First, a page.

#!usr/bin/perl

use strict;
use threads;

my $thr_1 = threads->new(\&flock_test,5, 20, "Thread 1");
my $thr_2 = threads->new(\&flock_test,10, 5, "Thread 2");

grep {$_->join;} ($thr_1,$thr_2);
# Just In Case!
while ( my(@list)=threads->list()) {
print "$#list\n";
grep { $_->join } @list;
};
exit;

sub flock_test {
open(my $fh, ">", "/tmp/flock_test.dat");
my $sleep_1 = $_[0];
my $sleep_2 = $_[1];
my $thread_name = $_[2];

sleep $sleep_1;

flock($fh,2) || die "Could not acquire the lock\n";
print "$thread_name: acquired lock!\n";
sleep $sleep_2;
close $fh;
print "$thread_name: released lock!\n";
}

You might like threads::shared for inter thread communication.

You set up your shared variables then launch your threads.
Have the threads monitor and update the shared variables
to determine the status of the file or other things.

All threads will have access to the entire %shash.

foreach my $tID (1..2) {
warn 'Launching thread: [' . $tID . "]\n";
foreach my $l qw (fileIsLocked, go, stop, quit,) {
share($shash{1}{$l});
$shash{$tID}{$l} = 0;
}
$threads{$tID} = threads->new(\&worker, 1);
warn 'Thread: [' . $tID . "] is active\n";
}

sub worker #------------------------------------------------------------
{
#called from main
my $TID = $_[0] || 0;

while(1) {
if ($shash{$TID}{quit} == 1) {
last;
}
elsif ($shash{$TID}{fileIsLocked} == 1) {

}
#etc...
sleep (1);
}
return (1);
}

Hth,
J

Hrmph, typo, just half way through my am coffee and still a bit tired.
For this to work right you would have to fix above thread launching code
replacing the 1's within the foreach my $tID (1..2) {} block with $tID
 
D

dba.9999

sub flock_test {
open(my $fh, ">", "/tmp/flock_test.dat");
my $sleep_1 = $_[0];
my $sleep_2 = $_[1];
my $thread_name = $_[2];

sleep $sleep_1;


why do you even have to lock the file via flock. Threads can lock
variables and that is faster and safer. Just create a shared variable
which you can use as a semaphore between threads. Unless that variable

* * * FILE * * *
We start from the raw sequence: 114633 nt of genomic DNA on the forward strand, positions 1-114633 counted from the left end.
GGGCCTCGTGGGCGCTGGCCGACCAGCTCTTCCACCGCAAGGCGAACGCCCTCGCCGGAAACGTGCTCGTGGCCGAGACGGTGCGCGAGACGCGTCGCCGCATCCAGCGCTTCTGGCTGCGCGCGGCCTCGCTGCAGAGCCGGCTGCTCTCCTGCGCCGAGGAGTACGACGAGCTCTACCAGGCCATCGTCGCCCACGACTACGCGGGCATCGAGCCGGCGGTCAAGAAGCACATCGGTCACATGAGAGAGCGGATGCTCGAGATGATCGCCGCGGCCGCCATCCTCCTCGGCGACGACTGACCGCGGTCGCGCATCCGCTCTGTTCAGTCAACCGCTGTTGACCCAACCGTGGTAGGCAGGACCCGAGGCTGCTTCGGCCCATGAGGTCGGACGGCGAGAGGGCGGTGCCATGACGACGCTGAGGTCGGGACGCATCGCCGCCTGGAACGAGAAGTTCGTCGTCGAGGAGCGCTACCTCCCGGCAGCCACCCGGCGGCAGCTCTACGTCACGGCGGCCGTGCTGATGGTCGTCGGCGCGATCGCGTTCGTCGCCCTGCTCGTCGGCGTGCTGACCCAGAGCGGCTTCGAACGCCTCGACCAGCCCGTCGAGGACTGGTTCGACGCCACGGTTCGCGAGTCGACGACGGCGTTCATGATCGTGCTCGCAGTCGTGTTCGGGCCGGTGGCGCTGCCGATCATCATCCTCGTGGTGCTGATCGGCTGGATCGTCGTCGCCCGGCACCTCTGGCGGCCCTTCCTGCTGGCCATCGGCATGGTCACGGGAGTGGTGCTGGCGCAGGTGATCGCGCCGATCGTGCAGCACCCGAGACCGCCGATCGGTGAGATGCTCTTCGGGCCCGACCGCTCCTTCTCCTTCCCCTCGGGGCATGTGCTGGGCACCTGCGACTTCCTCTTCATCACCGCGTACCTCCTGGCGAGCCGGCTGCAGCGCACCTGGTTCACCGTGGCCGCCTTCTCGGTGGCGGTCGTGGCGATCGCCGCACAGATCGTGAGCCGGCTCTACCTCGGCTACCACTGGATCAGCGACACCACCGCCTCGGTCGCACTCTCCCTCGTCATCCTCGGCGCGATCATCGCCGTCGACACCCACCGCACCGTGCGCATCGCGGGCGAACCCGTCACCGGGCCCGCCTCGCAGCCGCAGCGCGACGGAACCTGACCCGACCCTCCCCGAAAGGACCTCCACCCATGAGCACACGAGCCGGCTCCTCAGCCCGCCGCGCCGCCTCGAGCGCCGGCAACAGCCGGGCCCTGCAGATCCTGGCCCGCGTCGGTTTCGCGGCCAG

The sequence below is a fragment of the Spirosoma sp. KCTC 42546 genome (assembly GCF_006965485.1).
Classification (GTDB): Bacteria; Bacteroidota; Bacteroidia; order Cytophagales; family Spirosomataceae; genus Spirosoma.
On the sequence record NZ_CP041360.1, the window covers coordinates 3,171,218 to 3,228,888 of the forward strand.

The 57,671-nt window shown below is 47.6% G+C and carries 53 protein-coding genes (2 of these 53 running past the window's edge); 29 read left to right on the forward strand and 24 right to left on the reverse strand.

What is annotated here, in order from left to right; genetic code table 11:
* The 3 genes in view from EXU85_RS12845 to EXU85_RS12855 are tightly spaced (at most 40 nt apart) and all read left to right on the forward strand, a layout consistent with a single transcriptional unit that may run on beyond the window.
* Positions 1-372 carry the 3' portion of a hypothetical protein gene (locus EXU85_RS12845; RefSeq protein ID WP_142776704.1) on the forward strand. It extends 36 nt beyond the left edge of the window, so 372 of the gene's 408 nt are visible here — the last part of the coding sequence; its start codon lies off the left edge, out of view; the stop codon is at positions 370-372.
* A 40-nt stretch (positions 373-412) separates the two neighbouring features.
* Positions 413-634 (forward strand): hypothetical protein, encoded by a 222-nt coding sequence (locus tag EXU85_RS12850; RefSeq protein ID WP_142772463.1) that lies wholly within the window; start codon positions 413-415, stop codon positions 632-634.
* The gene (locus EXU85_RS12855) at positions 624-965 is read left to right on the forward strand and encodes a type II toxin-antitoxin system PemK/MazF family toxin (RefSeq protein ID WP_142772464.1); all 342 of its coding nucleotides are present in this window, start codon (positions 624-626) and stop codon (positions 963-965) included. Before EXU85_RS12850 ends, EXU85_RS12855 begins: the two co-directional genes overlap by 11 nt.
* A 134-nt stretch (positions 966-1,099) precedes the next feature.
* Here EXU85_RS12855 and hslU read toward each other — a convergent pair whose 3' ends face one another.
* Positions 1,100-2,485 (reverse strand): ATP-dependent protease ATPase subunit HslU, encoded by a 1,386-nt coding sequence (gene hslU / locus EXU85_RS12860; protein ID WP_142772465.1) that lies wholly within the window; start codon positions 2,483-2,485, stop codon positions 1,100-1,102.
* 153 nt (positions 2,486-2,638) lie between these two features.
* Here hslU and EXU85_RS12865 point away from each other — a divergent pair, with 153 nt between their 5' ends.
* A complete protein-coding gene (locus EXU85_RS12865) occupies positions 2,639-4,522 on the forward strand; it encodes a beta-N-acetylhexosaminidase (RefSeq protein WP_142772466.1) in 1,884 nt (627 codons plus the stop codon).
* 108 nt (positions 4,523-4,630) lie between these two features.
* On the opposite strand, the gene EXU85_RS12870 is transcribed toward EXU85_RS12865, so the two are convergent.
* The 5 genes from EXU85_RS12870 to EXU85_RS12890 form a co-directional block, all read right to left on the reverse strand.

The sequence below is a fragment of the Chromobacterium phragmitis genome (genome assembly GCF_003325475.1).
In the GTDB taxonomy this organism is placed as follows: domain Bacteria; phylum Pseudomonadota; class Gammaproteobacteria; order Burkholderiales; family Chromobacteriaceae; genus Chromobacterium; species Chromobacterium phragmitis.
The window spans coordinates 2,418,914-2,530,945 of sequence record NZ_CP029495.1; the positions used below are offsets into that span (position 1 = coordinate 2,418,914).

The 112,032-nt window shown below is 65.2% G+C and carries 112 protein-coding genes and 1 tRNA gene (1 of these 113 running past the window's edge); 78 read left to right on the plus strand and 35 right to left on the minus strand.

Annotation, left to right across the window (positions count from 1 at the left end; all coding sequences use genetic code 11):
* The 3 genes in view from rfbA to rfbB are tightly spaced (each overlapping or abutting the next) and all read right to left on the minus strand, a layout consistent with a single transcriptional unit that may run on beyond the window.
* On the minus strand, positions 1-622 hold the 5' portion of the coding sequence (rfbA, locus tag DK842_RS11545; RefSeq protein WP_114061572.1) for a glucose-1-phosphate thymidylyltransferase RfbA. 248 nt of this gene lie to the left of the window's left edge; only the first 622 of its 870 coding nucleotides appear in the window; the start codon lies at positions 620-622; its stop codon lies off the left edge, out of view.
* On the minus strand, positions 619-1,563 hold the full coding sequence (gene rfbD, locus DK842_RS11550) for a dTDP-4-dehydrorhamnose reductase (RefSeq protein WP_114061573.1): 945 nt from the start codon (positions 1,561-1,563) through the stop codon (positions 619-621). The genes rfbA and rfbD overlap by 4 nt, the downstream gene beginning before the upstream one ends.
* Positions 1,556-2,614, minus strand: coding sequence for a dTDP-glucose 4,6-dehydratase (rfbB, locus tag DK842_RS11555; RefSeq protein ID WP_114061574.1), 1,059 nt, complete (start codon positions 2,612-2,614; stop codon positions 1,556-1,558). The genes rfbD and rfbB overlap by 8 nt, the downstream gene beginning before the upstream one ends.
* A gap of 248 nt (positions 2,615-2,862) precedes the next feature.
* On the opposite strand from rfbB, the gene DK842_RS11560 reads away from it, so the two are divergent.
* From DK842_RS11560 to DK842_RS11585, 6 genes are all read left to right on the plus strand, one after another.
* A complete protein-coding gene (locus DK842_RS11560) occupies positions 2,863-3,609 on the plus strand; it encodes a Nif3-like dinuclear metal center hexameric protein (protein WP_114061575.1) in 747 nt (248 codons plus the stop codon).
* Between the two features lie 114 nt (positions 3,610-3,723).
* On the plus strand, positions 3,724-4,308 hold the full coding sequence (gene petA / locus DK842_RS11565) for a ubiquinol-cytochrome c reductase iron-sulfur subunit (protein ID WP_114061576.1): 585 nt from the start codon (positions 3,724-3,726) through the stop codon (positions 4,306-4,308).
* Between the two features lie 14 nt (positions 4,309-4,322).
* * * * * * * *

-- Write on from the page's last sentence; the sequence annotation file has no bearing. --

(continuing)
is locked first, no thread can write to the file. Release the lock
once written.

I have done this in my of my scripts and it works great.
 
P

Prince Al

Hi,

Many thanks for the replies so far - very much appreciated! I tried
your various suggestions on my Linux machine and they worked like a
charm, however, moving this code onto the work servers did not prove
quite so fruitful... This are running Solaris (HP-UX B.11.11 U) and
given the way most things are at my company, configured incorrectly!

To answer a question posed above, the reason I want to lock a file
instead of using shared variables is because there will potentially be
many instances of the final script running and I want a way to manage
machine resources. I am writing a data load scheduler by the way...
So, when an instance of the script wants to grab a resource, it locks
the file and subtracts 1 (for example) from the number contained in
the file and when it finishes, it locks the file and adds 1 to the
contents of the file. In a nutshell.

Hopefully that is clear enough! Again, thanks in advance for any
assitance :)

Cheers

Tim
 
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J

Jens Thoms Toerring

Prince Al said:
Many thanks for the replies so far - very much appreciated! I tried
your various suggestions on my Linux machine and they worked like a
charm, however, moving this code onto the work servers did not prove
quite so fruitful... This are running Solaris (HP-UX B.11.11 U) and
given the way most things are at my company, configured incorrectly!

Out of curiosity, How was it mis-configured not to let you get a
lock on a file? The only thing I can think of at the moment is
that the file to be locked is on an NFS mounted disk and the
normal (non-Perl but POSIX) flock() function often does not
work with NFS - and usually Perl's flock() function is based on
POSIX's flock() function. If that should be the case you might
be better off using the POSIX fcntl() function, with one way to
do that would be to use a module I uploaded to CPAN, called
File::FcntlLock (current version is 0.12).

Regards, Jens
 
P

Prince Al

Out of curiosity, How was it mis-configured not to let you get a
lock on afile? The only thing I can think of at the moment is
that thefileto be locked is on an NFS mounted disk ...

Hi Jens,

Sorry, after re-reading my post, I realised that bit might have been
unclear! I have no idea if there is a mis-configuration - I was just
musing out loud and was wondering if there could be such a scenario to
prevent this from working. Instead of placing the file to be locked
in /tmp, I have placed it in my home directory to test the scenario
about different mounts out, with the same results...

My current script is pasted below, oh, and the version of Perl we have
on the server is 5.8.3, if that is any use.

Thanks again for any help!

Cheers

Tim

#!usr/bin/perl

use strict;
use threads;
use Fcntl qw/:flock/;

my @args_1 = (5, 20, "Thread 1");
my @args_2 = (10, 5, "Thread 2");


my $thr_1 = threads->new(\&flock_test,5, 20, "Thread 1");
my $thr_2 = threads->new(\&flock_test,10, 5, "Thread 2");